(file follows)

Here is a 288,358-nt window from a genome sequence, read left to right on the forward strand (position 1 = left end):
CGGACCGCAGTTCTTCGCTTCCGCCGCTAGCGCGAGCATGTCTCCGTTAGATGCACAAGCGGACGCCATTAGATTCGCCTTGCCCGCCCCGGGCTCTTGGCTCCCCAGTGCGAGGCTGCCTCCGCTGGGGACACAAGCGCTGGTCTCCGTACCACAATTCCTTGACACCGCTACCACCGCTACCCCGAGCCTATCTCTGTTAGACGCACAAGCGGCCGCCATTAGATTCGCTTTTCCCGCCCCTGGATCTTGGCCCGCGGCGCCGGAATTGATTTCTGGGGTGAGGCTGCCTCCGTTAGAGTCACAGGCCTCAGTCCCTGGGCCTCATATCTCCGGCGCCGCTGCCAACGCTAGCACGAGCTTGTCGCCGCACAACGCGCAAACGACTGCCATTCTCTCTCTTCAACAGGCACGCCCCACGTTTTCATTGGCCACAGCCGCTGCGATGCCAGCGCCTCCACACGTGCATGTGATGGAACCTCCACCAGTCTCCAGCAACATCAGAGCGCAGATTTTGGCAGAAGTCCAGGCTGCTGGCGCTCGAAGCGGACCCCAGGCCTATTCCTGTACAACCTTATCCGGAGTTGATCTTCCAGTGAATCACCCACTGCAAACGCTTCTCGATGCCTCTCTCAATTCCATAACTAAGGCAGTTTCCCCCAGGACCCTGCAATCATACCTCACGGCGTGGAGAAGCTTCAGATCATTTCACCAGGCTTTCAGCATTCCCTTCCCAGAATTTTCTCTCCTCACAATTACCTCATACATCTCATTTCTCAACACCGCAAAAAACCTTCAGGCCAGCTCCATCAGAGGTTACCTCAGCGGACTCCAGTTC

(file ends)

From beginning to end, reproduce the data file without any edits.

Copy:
Here is a 288,358-nt window from a genome sequence, read left to right on the forward strand (position 1 = left end):
CGGACCGCAGTTCTTCGCTTCCGCCGCTAGCGCGAGCATGTCTCCGTTAGATGCACAAGCGGACGCCATTAGATTCGCCTTGCCCGCCCCGGGCTCTTGGCTCCCCAGTGCGAGGCTGCCTCCGCTGGGGACACAAGCGCTGGTCTCCGTACCACAATTCCTTGACACCGCTACCACCGCTACCCCGAGCCTATCTCTGTTAGACGCACAAGCGGCCGCCATTAGATTCGCTTTTCCCGCCCCTGGATCTTGGCCCGCGGCGCCGGAATTGATTTCTGGGGTGAGGCTGCCTCCGTTAGAGTCACAGGCCTCAGTCCCTGGGCCTCATATCTCCGGCGCCGCTGCCAACGCTAGCACGAGCTTGTCGCCGCACAACGCGCAAACGACTGCCATTCTCTCTCTTCAACAGGCACGCCCCACGTTTTCATTGGCCACAGCCGCTGCGATGCCAGCGCCTCCACACGTGCATGTGATGGAACCTCCACCAGTCTCCAGCAACATCAGAGCGCAGATTTTGGCAGAAGTCCAGGCTGCTGGCGCTCGAAGCGGACCCCAGGCCTATTCCTGTACAACCTTATCCGGAGTTGATCTTCCAGTGAATCACCCACTGCAAACGCTTCTCGATGCCTCTCTCAATTCCATAACTAAGGCAGTTTCCCCCAGGACCCTGCAATCATACCTCACGGCGTGGAGAAGCTTCAGATCATTTCACCAGGCTTTCAGCATTCCCTTCCCAGAATTTTCTCTCCTCACAATTACCTCATACATCTCATTTCTCAACACCGCAAAAAACCTTCAGGCCAGCTCCATCAGAGGTTACCTCAGCGGACTCCAGTTC